II: I, as have many others, I believe, discovered Karnataka when you won (in 2000) 2 prizes given by the Classic Rock Society, led by the great Rick Wakeman. However the Classic Rock Society has (morally) sustained your act from its inception. Can you enlighten me about the birth and the importance of this fundamental support?

Karnataka (1998)K: The Classic Rock Society first heard about us through a copy of our first album which they reviewed in their magazine Wondrous Stories. They loved the album and put us on as a support to ReGenesis at one of their events. This was a great success and started the ball rolling. We did another support with English rock band Jump before playing our first headline for them last July. We played for them most recently on May 12th. This event sold out and has been one of the most successful Classic Rock Society events to date. They have invited us back to headline at their Rotherham Rocks Festival in October 2001. The Classic Rock Society have also helped introduce our music to an international audience.

II: And what were your feelings when you found out that it was you who had won the coveted prizes?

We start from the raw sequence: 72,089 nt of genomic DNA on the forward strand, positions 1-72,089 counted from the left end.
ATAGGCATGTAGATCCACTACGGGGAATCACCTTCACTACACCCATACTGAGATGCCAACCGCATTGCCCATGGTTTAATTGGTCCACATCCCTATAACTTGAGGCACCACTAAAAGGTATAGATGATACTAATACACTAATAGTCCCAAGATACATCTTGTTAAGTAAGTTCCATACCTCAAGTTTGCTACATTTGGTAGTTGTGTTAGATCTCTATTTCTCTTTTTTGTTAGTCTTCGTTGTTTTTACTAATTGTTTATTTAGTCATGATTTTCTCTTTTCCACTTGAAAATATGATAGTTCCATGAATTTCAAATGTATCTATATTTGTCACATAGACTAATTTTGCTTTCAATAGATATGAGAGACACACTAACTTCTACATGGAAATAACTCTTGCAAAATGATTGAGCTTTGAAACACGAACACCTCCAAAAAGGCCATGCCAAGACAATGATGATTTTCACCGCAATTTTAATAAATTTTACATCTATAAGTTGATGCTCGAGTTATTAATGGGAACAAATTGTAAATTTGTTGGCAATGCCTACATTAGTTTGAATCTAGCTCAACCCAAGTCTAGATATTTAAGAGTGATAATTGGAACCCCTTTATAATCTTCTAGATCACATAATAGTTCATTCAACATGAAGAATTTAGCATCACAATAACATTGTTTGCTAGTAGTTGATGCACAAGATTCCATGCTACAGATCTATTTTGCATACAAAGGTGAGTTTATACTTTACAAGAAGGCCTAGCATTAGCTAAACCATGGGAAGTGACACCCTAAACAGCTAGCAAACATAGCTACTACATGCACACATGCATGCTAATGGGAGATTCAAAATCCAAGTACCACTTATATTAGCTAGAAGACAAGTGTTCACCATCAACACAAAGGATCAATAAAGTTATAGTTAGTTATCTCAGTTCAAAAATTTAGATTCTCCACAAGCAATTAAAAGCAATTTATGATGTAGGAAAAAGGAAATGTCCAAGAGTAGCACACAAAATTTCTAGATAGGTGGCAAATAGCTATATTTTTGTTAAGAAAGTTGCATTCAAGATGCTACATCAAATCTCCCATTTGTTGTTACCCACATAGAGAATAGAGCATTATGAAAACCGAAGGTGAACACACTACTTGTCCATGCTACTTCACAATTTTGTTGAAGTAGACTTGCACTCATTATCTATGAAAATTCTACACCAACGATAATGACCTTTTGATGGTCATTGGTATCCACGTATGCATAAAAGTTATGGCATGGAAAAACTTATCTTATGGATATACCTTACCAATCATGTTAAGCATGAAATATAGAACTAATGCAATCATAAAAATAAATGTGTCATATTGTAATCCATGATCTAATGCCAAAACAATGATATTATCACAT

K: The band was so pleased to have won the awards! We have a very loyal following within the Classic Rock Society. It was an honour to be presented the awards by Rick Wakeman, also.

II: OK, boys. Can you give me the story behind the name of the group: Karnataka?

K: The band is named after a state in South India, Karnataka. I [Ian] spent some time in India during 1995 and 1996 living with local villagers. I have always been fascinated by the Indian sub-continent and its diverse culture. An amazing place! We were trying to think of a band name and Karnataka kept coming to mind. It somehow summed up the music.

II: Don't you think it's a bit unusual to have a band coming from the deep Wales?

K: A number of pop/indie bands have come out of Wales in recent years such as the Manic Street Preachers (who we supported once), Stereophonics, Catatonia, etc ... although it's a bit unusual to have a band such as ours with progressive/classic rock influences originating from here. There is also a strong traditional music heritage in Wales, some of which has found its way into our sound with the occasional Celtic influence; although we do not see ourselves as a Celtic rock band.

II: But the songs you create are inspired by the landscape you have around you? Do you think you would have made the same music playing, for example, in London?